- Match-fixing continues to plague Counter-Strike betting
- Australian police have been long battling this trend, but it's direr in the USA
- FBI has moved in to help cracking down match-fixing in the USA but is still inexperienced
Match-fixing in Counter-Strike: Global Offensive attracts efforts against it from law-keeping forces in both Australia and the United States. Now the FBI is getting involved.
The Severe Problem of Match Fixing in Esports
The Australian police's endeavors in eliminating illegal gambling and match-fixing in Counter-Strike: Global Offensive continues as the FBI picks on the United States problem. However, despite the organizations' best efforts, the problem persists.
Ian Smith revealed this in an interview with YouTuber slash32. Smith is the commissioner of the Esports Integrity Commission. He has dealt with similar cases before in Australia. However, in the interview, Smith emphasized that the problem's nature is different in Australia and the United States.
In Australia, match-fixing has been long a criminal offense and is therefore done on a much smaller scale and is more focused on personal gain.
Smith told of a story where the ESIC worked with the Australian police and busted an organization of 42 people. The commissioner said that only a few were really involved in fixing matches and manipulating outcomes out of those.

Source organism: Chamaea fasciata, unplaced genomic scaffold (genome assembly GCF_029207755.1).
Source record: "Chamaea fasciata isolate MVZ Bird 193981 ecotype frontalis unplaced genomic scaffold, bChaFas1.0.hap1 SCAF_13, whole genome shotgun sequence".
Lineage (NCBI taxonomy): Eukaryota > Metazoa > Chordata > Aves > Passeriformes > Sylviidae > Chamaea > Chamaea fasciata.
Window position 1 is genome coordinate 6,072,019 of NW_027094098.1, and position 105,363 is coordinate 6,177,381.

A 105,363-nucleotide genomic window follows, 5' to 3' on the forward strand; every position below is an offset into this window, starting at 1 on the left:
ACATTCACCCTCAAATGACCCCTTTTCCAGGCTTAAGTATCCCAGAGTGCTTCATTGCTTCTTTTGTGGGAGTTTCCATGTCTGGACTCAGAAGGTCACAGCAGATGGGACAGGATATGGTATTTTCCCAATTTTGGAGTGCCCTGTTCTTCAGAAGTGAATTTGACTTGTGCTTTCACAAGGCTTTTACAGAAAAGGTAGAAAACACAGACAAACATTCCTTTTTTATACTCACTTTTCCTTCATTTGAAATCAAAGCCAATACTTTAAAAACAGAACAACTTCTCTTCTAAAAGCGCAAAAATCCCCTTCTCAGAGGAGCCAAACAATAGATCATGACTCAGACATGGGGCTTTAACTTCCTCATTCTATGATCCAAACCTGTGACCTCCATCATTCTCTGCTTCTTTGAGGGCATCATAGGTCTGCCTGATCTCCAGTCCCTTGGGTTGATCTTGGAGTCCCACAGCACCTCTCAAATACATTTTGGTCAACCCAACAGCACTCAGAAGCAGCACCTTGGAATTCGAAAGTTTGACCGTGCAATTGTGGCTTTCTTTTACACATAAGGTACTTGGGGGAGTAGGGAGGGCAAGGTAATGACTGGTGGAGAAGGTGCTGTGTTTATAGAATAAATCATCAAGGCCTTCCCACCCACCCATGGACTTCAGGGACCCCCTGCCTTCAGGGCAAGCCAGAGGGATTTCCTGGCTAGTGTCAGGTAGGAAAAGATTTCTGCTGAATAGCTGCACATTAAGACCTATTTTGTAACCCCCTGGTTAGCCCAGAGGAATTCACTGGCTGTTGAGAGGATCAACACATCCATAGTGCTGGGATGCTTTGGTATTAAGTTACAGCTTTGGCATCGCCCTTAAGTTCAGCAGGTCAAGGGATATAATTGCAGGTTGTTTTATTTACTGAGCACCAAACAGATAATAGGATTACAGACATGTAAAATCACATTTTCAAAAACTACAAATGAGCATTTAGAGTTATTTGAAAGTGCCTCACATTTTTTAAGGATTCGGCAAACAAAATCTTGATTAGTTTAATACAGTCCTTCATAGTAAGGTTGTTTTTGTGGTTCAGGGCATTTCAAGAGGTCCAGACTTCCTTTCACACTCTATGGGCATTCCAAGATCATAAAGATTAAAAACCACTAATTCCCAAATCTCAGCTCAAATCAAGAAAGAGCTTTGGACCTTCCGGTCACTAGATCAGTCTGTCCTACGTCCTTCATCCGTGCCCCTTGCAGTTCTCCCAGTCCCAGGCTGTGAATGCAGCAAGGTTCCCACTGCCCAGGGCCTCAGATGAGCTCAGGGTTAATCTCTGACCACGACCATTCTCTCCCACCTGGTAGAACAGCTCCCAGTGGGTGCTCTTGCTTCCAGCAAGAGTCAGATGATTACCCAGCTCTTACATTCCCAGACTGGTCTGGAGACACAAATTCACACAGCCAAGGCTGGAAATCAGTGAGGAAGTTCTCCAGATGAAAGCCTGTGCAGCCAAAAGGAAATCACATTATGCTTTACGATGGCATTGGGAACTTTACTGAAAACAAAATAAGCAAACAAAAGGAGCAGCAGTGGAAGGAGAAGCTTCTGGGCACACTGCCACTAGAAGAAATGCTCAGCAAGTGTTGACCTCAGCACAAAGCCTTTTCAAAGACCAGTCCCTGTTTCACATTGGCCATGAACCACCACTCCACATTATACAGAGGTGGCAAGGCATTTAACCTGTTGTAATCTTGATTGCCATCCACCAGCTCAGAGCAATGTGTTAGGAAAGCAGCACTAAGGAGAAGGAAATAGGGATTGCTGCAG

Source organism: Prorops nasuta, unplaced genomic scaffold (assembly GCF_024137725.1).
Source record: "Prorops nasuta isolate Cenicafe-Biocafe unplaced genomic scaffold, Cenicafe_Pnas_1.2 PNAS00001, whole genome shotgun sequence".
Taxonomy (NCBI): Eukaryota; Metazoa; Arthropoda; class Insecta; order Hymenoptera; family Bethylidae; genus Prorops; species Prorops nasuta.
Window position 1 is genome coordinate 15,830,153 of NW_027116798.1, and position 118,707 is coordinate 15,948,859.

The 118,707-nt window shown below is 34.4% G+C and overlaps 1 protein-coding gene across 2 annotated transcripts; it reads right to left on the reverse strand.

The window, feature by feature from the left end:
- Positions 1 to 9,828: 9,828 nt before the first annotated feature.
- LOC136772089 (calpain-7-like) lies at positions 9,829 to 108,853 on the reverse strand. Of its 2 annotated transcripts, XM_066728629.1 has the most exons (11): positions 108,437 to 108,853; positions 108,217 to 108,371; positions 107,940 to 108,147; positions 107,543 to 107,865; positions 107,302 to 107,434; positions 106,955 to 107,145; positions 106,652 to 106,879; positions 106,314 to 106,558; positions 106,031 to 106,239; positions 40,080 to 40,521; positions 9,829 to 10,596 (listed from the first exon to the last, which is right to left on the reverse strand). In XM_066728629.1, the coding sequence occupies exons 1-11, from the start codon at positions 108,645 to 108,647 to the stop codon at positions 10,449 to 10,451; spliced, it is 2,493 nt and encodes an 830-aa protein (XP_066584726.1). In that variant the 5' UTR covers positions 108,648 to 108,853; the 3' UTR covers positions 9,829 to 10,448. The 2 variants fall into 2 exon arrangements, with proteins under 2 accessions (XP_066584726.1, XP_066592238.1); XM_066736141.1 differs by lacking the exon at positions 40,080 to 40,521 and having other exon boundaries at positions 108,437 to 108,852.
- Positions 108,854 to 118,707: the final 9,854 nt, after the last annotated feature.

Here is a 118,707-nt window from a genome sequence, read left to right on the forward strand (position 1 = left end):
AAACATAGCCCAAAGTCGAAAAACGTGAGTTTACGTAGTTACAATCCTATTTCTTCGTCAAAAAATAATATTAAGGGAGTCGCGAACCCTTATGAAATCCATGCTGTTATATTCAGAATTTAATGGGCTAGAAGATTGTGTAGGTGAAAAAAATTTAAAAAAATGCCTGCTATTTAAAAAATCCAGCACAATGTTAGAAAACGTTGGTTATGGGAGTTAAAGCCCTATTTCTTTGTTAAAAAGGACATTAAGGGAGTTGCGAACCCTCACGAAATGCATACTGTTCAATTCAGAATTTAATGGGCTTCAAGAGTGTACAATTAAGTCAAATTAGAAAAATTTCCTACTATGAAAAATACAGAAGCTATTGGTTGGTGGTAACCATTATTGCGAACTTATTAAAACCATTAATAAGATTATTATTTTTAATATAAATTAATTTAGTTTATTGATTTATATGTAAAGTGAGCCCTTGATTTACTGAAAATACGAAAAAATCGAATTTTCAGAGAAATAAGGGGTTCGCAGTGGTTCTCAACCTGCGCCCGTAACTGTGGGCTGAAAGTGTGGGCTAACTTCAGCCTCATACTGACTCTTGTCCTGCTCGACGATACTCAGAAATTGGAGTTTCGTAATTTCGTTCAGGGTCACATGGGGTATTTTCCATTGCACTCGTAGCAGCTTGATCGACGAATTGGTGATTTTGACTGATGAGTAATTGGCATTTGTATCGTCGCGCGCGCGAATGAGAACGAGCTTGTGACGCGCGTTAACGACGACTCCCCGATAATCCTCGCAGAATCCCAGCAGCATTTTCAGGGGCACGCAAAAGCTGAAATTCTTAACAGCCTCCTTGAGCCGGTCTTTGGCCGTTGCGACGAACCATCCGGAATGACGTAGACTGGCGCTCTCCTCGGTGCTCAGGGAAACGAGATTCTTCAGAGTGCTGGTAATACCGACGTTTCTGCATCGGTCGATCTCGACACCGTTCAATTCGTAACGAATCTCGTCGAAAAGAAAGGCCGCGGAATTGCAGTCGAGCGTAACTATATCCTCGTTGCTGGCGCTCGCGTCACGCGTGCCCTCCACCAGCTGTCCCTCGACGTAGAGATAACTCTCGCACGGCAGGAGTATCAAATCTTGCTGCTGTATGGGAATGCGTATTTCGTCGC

Classic Match-Fixing and Innovative Solutions
In stark contrast with the United States, Smith describes it as a “classic match-fixing.” Unfortunately, this type is much more organized and is all about syndicates bribing players to get the desired outcomes.
Smith and the ESIC have been working with the states' police forces to investigate a “relatively small but significant group of players” who have been involved in fixing matches in the North American MDL. Even the FBI eventually was wrapped up in the case. However, their successes there were limited. Smith said that the FBI is really good at their job but is still inexperienced and not very familiar with illegal sports practices and their operation.
This is to be expected as until 2018, and sports betting wasn't legal at all in the United States. In Smith's words, everybody there is currently “still finding their feet.” It's more difficult there as every state has its own laws and customs.
The Upcoming Charges in Australia and Smith's Opinion
The charges for Australian match-fixing perpetrators will be announced in a couple of weeks. Many people were banned for various kinds of gambling crimes. Some had yearly infractions because they were betting on their own matches, with some of them even betting against their own team.
Smith mentioned that there was a long trail of evidence in-game chats and Discord messages that helped the peacekeeping forces. He considers the perpetrators to be amateurs as they weren't secretive enough and were busted easily.
Smith concludes that betting is an irreplaceable part of esports that, unfortunately, brings as much “bad” as it brings “good.” The ESIC commissioner claims neutrality on the topic.